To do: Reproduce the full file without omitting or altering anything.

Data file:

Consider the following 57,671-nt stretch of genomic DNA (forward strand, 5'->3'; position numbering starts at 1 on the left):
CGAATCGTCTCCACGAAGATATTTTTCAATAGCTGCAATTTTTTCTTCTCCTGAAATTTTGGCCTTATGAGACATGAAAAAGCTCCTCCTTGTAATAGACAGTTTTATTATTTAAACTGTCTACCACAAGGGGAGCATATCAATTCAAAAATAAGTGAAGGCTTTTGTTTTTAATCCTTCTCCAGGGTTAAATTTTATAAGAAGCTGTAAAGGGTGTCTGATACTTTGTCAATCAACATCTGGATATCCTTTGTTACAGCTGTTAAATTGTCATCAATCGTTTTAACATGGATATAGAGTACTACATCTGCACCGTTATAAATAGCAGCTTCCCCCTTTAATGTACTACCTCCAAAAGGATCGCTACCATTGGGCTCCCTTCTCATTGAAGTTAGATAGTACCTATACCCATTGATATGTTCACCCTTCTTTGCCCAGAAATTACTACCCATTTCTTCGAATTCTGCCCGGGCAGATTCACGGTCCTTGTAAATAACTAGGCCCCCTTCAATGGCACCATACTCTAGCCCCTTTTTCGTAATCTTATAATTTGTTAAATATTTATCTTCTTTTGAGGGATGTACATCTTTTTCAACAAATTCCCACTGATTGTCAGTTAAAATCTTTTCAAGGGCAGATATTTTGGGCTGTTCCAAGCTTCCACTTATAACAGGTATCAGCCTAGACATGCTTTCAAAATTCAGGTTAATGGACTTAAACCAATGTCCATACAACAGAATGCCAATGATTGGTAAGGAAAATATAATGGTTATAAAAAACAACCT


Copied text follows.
Consider the following 57,671-nt stretch of genomic DNA (forward strand, 5'->3'; position numbering starts at 1 on the left):
CGAATCGTCTCCACGAAGATATTTTTCAATAGCTGCAATTTTTTCTTCTCCTGAAATTTTGGCCTTATGAGACATGAAAAAGCTCCTCCTTGTAATAGACAGTTTTATTATTTAAACTGTCTACCACAAGGGGAGCATATCAATTCAAAAATAAGTGAAGGCTTTTGTTTTTAATCCTTCTCCAGGGTTAAATTTTATAAGAAGCTGTAAAGGGTGTCTGATACTTTGTCAATCAACATCTGGATATCCTTTGTTACAGCTGTTAAATTGTCATCAATCGTTTTAACATGGATATAGAGTACTACATCTGCACCGTTATAAATAGCAGCTTCCCCCTTTAATGTACTACCTCCAAAAGGATCGCTACCATTGGGCTCCCTTCTCATTGAAGTTAGATAGTACCTATACCCATTGATATGTTCACCCTTCTTTGCCCAGAAATTACTACCCATTTCTTCGAATTCTGCCCGGGCAGATTCACGGTCCTTGTAAATAACTAGGCCCCCTTCAATGGCACCATACTCTAGCCCCTTTTTCGTAATCTTATAATTTGTTAAATATTTATCTTCTTTTGAGGGATGTACATCTTTTTCAACAAATTCCCACTGATTGTCAGTTAAAATCTTTTCAAGGGCAGATATTTTGGGCTGTTCCAAGCTTCCACTTATAACAGGTATCAGCCTAGACATGCTTTCAAAATTCAGGTTAATGGACTTAAACCAATGTCCATACAACAGAATGCCAATGATTGGTAAGGAAAATATAATGGTTATAAAAAACAACCT